The Wonders Review

At the best of times, festivals are funny things. Films often undergo trials by fire, as you’re pitting one work against the other, back to back. In the sweaty cauldron that is Cannes, with its almost manic need to see just how good a certain work is in contrast to the others, things can get jumbled. Add in the lack of sleep and almost delusional fugue state that seeing 50+ films in 11 days can put you in and some things simply don’t work in context.

I say all this as a kind of preamble to a review, if only as a cautionary tale for those that forget such context for how to watch certain films. When I saw it towards the end of last year’s Cannes film fest, after it was crowned a Grand Prix winner, I was underwhelmed. I knew the film then by its Italian name, Le meraviglie, and a year on remembered little other than some shots with bees, a bunch of spilled honey, and an obnoxious family that were whiny, with a truculent patriarch often doffing little more than ill-fitting underwear.

Yet watching The Wonders again last night as a one-off, free from the distractions of the Croissette or the crippling exhaustion, I found myself drawn in to Alice Rohrwacher’s strange tale of rural life.

The story surrounds this family, a mix of Italian, French and German influences making for a kind of pan-European rural idyll. The film’s opening shot is a group of hunter/tourists who are surprised to find a farmhouse in the middle of essentially nowhere, a last vestige of a quickly disappearing time. Inside, the swarm of daughters and long suffering wife buzz around, while the father finds some quiet sleeping in front of the television atop a sheepskin blanket.


the wonders

The plot hangs upon the events of Wolfgang’s family, but really the focus is upon his oldest daughter, Gelsomina (Maria Alexandra Lungu) as she tries to both appease her dad while finding her own way. It’s this twist on the tropes of coming-of-age tales, intermingled with surreal television competitions and an almost angelic appearance by Monica Bellucci.

There’s not a tonne of story to hang onto, and this is part of why the first time through I found myself frankly checking out. Superficially there’s a lot of screaming and running around, as a bunch of dour and miserable family moments play out within the larger, overt (and political) context – you can’t buy authenticity, perhaps, but for the cynics in some of us maybe it’s not worth trying to buy in the first place.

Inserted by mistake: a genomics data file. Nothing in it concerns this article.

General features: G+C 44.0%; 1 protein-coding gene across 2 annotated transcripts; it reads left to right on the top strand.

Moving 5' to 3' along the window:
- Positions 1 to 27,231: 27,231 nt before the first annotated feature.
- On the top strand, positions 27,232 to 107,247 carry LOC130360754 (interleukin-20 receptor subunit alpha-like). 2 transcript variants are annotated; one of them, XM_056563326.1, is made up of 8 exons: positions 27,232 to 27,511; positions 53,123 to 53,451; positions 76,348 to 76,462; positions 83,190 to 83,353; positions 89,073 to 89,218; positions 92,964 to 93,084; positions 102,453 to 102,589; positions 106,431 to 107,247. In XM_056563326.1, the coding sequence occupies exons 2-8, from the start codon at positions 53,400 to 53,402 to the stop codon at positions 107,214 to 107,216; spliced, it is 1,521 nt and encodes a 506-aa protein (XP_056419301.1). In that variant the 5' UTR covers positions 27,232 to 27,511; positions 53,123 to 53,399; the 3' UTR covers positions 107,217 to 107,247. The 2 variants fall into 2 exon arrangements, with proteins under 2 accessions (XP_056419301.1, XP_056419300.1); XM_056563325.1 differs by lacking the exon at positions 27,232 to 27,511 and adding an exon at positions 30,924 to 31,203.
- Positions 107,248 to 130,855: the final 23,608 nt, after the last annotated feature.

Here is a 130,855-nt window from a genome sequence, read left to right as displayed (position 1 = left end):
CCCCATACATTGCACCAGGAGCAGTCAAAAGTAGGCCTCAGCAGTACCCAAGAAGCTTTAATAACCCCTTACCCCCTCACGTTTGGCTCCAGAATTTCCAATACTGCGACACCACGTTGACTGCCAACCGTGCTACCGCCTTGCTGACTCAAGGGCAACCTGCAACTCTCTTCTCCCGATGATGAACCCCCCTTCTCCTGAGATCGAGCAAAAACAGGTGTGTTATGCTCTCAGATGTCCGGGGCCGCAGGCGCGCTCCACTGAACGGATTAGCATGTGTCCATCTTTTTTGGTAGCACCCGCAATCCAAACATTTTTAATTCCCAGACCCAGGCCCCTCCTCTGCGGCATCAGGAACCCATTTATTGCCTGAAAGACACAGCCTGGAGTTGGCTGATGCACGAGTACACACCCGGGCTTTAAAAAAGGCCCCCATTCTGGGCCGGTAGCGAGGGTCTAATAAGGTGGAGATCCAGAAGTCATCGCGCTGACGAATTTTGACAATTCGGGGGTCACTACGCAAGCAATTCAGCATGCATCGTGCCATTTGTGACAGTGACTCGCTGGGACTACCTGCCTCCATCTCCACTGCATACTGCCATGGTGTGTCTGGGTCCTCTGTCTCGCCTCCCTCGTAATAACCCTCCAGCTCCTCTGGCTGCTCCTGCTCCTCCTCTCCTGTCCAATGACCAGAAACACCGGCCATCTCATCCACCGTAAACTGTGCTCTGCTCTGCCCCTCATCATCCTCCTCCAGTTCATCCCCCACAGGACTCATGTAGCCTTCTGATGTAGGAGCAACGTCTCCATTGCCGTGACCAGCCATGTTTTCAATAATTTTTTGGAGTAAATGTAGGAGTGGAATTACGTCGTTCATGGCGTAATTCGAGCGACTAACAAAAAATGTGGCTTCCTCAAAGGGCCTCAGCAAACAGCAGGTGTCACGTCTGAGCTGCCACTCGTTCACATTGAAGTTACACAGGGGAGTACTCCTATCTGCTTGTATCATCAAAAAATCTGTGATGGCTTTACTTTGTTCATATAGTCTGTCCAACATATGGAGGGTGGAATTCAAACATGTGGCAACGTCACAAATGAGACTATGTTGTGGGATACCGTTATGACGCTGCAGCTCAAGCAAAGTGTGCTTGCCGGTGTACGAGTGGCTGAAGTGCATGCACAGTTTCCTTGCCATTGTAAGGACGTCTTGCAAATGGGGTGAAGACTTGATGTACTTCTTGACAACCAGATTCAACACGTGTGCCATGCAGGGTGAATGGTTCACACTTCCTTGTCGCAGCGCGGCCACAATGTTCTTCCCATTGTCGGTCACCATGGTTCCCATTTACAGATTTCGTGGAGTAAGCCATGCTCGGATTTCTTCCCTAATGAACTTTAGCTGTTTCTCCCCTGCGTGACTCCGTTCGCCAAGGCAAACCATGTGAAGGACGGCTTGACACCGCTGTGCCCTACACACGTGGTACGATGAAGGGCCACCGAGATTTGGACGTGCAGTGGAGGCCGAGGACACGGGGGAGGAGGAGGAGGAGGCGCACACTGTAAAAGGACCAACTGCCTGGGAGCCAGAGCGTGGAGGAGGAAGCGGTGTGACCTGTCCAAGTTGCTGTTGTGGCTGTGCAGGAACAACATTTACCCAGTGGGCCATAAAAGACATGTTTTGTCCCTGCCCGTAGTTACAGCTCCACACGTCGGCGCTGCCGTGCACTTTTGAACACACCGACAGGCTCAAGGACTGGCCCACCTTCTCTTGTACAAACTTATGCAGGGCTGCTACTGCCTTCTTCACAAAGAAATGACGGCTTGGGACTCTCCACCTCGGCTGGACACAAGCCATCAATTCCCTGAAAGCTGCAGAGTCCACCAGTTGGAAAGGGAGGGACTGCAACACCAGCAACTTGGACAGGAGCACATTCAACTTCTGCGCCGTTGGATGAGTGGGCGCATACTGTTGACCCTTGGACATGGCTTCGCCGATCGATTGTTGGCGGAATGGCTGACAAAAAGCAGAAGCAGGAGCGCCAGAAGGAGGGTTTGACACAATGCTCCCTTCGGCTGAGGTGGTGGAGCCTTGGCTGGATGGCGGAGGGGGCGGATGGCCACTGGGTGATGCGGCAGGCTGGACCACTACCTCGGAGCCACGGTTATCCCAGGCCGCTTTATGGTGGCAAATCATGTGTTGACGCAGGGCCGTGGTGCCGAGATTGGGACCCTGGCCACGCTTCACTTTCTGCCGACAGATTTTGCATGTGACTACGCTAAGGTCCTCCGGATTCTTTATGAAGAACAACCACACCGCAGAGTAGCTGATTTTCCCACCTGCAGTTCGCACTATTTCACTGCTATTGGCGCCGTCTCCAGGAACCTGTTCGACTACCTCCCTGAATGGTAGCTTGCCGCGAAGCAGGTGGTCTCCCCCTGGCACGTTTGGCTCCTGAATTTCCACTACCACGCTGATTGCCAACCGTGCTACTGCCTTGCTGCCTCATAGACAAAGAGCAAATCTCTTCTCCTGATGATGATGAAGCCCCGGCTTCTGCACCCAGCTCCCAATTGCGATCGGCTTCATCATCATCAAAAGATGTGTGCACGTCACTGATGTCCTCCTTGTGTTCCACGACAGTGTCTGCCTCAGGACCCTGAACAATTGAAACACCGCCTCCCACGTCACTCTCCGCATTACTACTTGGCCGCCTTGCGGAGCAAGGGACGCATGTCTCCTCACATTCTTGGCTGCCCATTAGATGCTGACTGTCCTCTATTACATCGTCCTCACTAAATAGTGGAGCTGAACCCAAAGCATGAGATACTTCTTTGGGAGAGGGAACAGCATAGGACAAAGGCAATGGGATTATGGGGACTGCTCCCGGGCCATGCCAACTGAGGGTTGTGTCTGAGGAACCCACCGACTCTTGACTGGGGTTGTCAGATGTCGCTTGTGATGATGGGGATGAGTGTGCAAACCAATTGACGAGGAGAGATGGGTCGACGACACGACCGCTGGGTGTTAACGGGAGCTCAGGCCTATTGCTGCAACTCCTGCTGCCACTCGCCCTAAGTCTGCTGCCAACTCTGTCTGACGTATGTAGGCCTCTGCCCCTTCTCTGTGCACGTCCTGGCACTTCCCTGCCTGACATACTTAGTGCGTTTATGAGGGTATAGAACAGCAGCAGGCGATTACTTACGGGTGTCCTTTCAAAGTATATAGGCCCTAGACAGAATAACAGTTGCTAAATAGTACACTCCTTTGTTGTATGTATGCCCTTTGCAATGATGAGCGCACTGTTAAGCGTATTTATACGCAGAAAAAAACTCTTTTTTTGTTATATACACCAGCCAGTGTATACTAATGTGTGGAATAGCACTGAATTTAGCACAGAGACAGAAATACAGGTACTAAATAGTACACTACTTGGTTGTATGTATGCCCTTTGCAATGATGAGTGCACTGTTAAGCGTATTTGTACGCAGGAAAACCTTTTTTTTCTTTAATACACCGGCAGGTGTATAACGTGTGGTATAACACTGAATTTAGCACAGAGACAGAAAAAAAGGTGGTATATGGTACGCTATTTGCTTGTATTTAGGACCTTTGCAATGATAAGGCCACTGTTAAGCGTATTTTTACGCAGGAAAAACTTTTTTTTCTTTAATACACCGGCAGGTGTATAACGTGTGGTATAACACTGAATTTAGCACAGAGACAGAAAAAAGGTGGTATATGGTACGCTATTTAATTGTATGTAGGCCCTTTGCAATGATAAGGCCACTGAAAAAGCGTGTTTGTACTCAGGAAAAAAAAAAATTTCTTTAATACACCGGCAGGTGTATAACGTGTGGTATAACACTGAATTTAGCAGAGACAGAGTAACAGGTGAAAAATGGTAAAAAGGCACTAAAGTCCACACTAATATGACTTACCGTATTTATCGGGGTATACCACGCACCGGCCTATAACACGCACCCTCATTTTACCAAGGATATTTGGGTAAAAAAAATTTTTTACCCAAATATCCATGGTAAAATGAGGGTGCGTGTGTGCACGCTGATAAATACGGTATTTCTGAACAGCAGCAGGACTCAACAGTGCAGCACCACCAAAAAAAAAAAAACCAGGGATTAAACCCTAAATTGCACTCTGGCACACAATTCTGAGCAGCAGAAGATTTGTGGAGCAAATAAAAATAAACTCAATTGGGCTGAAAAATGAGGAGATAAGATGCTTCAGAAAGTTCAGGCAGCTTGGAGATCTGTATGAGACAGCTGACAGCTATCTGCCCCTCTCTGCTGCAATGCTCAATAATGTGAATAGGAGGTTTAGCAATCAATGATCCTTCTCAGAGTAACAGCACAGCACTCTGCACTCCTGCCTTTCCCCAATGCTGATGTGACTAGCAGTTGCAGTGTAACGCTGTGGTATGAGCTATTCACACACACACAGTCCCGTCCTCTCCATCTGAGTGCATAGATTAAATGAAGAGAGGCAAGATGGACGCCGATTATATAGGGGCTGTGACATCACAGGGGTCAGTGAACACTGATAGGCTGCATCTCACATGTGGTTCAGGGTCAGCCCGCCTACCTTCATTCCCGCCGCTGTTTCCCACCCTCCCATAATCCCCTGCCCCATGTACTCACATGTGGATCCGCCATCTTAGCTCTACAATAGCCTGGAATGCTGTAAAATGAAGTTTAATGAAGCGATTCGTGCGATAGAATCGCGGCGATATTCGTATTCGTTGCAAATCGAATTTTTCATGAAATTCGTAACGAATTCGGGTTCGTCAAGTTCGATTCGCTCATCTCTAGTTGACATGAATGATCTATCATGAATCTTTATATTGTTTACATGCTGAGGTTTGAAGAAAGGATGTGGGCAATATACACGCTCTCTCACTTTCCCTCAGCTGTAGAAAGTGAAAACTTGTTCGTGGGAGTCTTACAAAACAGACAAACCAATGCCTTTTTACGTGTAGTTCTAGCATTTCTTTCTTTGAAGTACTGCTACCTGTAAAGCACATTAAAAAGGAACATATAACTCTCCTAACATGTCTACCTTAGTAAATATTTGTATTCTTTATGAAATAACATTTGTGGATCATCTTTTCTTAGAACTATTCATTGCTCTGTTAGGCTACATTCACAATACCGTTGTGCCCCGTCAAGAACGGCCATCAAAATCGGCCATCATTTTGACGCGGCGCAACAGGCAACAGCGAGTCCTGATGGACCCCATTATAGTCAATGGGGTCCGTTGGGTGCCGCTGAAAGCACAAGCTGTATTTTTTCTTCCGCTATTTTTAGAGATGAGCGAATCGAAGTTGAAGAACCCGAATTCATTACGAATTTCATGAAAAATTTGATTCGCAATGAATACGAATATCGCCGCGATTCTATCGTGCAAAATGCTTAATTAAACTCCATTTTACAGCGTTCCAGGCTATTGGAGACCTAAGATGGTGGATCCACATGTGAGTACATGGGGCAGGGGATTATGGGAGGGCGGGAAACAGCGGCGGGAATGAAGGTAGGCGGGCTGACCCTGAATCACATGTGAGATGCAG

Now, after some distance from the glare of the festival, the more quiet film, like its pastoral setting, is a far more enjoyable experience. It’s as if the film itself needs space to breathe, to allow the viewer to take it in on its own terms. On the face of it, it’s dull and repetitive, but given a chance its quiet rhythms and simple truths are quite engaging.

The general story line, a kind of “American Idol” but with different kinds of artisanal produce, felt silly and hackneyed my first time through, but appeared as positively surreal the second, its awkwardness befitting of the point the film’s trying to make. 


Rohwacher’s style can be charitably described as documentary, and the almost muddy look and stilted composition at first was irritating, where on second look seemed to contrast well with the warmly lit scenes that take place within the necropolis. 

Yes, this is a film that frustrates more than it fascinates at first, and it’s a work that demands a patience that I frankly did not have the first time round. I was pleasantly surprised to be captivated by it a year on, finding even the braying of the camel and buzzing of the bees to be more welcome once freed from the intensity festival life. It’s a delicate film that doesn’t hold up well to other, perhaps more bombastic (and ambitious) films. Seen on its own, freed from overt comparisons to other, more electric films, The Wonders manages to be a surprisingly engaging if delicate treat.

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